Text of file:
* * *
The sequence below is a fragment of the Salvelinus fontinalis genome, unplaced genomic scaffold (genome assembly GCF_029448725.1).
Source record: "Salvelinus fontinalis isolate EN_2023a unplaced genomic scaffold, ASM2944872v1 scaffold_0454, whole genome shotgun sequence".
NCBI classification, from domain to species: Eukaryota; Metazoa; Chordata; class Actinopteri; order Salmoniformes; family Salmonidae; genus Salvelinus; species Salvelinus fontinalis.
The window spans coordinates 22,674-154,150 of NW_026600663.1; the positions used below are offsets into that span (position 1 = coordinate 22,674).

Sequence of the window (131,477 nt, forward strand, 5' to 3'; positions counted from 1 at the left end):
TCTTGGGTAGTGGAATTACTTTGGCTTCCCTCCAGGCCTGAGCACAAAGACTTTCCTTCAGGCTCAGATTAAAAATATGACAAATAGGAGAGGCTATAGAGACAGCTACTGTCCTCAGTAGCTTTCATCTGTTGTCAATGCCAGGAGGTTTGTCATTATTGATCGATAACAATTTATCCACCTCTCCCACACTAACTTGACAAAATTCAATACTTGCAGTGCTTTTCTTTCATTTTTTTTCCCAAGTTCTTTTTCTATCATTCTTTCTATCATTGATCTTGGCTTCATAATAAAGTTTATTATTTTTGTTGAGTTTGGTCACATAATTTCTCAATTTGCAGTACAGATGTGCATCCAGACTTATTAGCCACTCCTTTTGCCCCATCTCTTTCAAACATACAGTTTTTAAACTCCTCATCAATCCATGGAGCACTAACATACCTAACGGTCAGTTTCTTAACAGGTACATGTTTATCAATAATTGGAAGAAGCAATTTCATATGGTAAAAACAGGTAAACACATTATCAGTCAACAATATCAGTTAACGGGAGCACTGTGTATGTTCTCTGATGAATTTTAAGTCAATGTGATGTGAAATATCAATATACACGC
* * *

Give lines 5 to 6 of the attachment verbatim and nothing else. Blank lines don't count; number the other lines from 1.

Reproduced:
Sequence of the window (131,477 nt, forward strand, 5' to 3'; positions counted from 1 at the left end):
TCTTGGGTAGTGGAATTACTTTGGCTTCCCTCCAGGCCTGAGCACAAAGACTTTCCTTCAGGCTCAGATTAAAAATATGACAAATAGGAGAGGCTATAGAGACAGCTACTGTCCTCAGTAGCTTTCATCTGTTGTCAATGCCAGGAGGTTTGTCATTATTGATCGATAACAATTTATCCACCTCTCCCACACTAACTTGACAAAATTCAATACTTGCAGTGCTTTTCTTTCATTTTTTTTCCCAAGTTCTTTTTCTATCATTCTTTCTATCATTGATCTTGGCTTCATAATAAAGTTTATTATTTTTGTTGAGTTTGGTCACATAATTTCTCAATTTGCAGTACAGATGTGCATCCAGACTTATTAGCCACTCCTTTTGCCCCATCTCTTTCAAACATACAGTTTTTAAACTCCTCATCAATCCATGGAGCACTAACATACCTAACGGTCAGTTTCTTAACAGGTACATGTTTATCAATAATTGGAAGAAGCAATTTCATATGGTAAAAACAGGTAAACACATTATCAGTCAACAATATCAGTTAACGGGAGCACTGTGTATGTTCTCTGATGAATTTTAAGTCAATGTGATGTGAAATATCAATATACACGC